Every Andy Carpenter mystery has a dog in it—usually more than one, and “Dog Eat Dog” is no different. The dog is often the device by which the main character, Andy Carpenter, gets dragged, kicking and screaming (figuratively, at least) into representing someone charged with murder. Someone we readers know is innocent. In this case, the accused murderer meets Andy when they see a dog being abused by its owner. The poor dog is being kicked and dragged on a leash, and before Andy’s intrepid wife Laurie can reach the abuser to stop the abuse (Andy allows her to be the enforcer as she is a former cop), another man steps in. After telling the abuser to stop, the abuser punches the would-be rescuer who then punches back. The police arrive and arrest both men. The dog savior tells Andy it’s not going to go well for him, and Andy doesn’t know why. It was clearly self-defense.Continue reading
David Rosenfelt’s latest suspenseful and witty mystery opus is “Animal Instinct,” the second in what will surely be another long-running hit novel series, this one featuring the “K Team,” three human investigators plus a very important canine operative, former police dog Simon Garfunkel. Yes, that is his name, which I cite here in full because I laugh so hard every time I see it.Continue reading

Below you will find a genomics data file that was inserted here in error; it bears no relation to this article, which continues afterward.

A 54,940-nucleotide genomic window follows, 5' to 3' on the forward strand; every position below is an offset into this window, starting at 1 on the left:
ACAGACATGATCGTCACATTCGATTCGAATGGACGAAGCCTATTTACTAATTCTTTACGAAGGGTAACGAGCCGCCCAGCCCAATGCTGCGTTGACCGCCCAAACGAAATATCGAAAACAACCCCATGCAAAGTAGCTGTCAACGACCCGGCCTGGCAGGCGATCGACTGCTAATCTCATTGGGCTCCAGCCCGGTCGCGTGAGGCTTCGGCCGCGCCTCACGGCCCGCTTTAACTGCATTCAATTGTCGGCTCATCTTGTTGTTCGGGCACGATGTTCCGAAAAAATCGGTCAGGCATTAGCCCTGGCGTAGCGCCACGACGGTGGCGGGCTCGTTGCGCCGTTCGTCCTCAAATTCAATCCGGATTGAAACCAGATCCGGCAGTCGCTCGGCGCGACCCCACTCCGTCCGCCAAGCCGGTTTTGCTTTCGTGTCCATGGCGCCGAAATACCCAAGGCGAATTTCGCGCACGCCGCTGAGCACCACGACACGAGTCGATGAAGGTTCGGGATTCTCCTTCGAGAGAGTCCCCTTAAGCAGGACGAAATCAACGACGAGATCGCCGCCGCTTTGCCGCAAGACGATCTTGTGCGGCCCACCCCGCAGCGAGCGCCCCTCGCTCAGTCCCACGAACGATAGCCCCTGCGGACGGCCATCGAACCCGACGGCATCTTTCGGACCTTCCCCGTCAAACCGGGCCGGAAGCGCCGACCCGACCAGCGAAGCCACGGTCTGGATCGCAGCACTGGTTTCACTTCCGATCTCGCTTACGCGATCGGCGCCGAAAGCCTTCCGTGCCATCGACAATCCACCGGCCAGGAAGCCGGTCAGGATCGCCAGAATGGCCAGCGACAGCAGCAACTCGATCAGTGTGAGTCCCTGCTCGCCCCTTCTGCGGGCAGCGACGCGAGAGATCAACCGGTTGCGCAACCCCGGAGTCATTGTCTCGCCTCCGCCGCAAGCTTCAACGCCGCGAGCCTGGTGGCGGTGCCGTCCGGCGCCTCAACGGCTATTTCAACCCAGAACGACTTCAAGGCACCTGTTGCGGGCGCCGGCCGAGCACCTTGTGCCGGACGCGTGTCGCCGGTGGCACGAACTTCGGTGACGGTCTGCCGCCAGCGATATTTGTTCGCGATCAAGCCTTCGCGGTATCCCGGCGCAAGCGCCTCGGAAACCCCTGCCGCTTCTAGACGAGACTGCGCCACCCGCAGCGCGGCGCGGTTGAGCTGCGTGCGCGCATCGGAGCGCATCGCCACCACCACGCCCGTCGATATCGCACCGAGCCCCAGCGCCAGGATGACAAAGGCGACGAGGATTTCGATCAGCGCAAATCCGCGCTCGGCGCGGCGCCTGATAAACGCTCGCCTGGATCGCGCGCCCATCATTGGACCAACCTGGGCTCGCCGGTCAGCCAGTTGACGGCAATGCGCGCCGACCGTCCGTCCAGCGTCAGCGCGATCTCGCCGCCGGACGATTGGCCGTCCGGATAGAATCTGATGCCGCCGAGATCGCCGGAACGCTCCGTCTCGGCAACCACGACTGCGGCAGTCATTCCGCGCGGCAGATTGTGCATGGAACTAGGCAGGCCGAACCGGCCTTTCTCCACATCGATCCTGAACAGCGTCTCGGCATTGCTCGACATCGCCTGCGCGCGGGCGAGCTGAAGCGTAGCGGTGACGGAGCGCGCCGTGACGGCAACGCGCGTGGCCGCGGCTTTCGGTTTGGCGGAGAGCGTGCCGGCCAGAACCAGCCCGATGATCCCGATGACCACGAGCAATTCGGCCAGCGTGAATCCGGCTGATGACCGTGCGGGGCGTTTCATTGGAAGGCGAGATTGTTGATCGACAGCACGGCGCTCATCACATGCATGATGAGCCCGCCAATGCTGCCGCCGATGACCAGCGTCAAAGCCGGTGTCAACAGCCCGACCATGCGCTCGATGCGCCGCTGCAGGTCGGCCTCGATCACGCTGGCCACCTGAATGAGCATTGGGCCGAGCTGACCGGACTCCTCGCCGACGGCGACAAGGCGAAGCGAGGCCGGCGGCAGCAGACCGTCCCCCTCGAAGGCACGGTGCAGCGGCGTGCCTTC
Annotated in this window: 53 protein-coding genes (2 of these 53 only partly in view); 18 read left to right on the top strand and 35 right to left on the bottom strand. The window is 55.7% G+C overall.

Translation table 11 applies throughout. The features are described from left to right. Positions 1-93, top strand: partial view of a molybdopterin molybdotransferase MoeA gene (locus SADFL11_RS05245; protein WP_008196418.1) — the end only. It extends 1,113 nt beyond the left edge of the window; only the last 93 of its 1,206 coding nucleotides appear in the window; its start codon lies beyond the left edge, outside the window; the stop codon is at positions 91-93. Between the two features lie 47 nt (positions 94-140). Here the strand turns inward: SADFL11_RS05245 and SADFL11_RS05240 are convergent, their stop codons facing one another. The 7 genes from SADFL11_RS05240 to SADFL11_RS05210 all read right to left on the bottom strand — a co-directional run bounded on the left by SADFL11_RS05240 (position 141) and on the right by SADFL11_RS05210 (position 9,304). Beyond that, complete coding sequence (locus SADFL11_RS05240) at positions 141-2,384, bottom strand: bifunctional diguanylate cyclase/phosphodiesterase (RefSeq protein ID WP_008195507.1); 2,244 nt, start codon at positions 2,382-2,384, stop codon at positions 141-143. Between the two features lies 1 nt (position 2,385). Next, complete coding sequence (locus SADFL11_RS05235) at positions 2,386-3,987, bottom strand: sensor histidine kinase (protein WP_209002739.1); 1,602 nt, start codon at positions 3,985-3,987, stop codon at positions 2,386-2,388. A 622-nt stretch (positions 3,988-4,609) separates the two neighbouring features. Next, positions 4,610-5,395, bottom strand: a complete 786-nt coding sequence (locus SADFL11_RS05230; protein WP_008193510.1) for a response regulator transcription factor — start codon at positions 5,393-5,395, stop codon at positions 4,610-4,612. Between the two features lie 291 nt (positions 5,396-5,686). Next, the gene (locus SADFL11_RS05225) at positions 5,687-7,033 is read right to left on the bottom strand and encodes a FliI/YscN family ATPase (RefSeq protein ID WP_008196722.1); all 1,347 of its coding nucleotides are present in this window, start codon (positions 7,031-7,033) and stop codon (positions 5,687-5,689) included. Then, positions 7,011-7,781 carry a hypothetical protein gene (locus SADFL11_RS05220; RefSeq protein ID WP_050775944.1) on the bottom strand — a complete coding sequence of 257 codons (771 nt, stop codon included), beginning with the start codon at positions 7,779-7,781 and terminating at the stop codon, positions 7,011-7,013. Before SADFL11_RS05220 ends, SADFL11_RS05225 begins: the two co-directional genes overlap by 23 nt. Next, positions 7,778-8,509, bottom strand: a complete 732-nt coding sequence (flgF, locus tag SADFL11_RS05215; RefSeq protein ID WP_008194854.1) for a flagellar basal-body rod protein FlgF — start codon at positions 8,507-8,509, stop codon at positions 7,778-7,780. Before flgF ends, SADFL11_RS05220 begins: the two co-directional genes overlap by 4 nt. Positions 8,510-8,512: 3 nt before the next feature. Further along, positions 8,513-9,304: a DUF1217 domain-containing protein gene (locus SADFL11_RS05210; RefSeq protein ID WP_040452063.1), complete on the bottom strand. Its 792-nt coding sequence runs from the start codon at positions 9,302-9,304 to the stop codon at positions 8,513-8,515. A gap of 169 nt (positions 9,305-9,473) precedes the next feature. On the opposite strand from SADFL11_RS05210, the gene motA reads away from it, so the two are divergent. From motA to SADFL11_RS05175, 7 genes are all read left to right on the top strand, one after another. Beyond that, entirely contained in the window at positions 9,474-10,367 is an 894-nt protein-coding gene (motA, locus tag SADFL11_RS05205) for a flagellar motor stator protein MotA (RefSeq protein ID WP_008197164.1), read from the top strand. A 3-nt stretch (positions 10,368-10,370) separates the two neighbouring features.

“Silent Bite” is author David Rosenfelt’s twenty-second entry in the Andy Carpenter Mystery series, and it’s just as engaging and entertaining as the first twenty-one. I must admit that I’ve now read all twenty-two of them, and I still can’t help laughing out loud at the extraordinarily humorous phrases, sentences, and stories that grace virtually every page. As a matter of fact, LOL now has a home, and its name is Andy Carpenter. But the beauty of these novels lies in the simple realization that they’re both funny and suspenseful. And keeping readers in suspense while they laugh is, indeed, quite a feat.
In “Silent Bite,” attorney Andy’s client is Tony Birch, a former gang-banger who has served prison time because of a manslaughter charge of which he was wrongly accused and convicted. At his trial for that crime-that-wasn’t, two fellow gang members acted as eye-witnesses to his alleged crime, and their incriminating testimonies taken together were the coup-de-grace. Also during that trial, Tony had become so enraged at their fake testimony that he loudly threatened to kill one of them. Now, six years later, both of them have been murdered, and Tony is obviously the prime suspect even though he has straightened out his life in the intervening years and is now a respected small business owner. So Andy takes on his case, this time at the urging of one of his dear friends, Willie Miller, whom Andy had successfully defended in an earlier novel.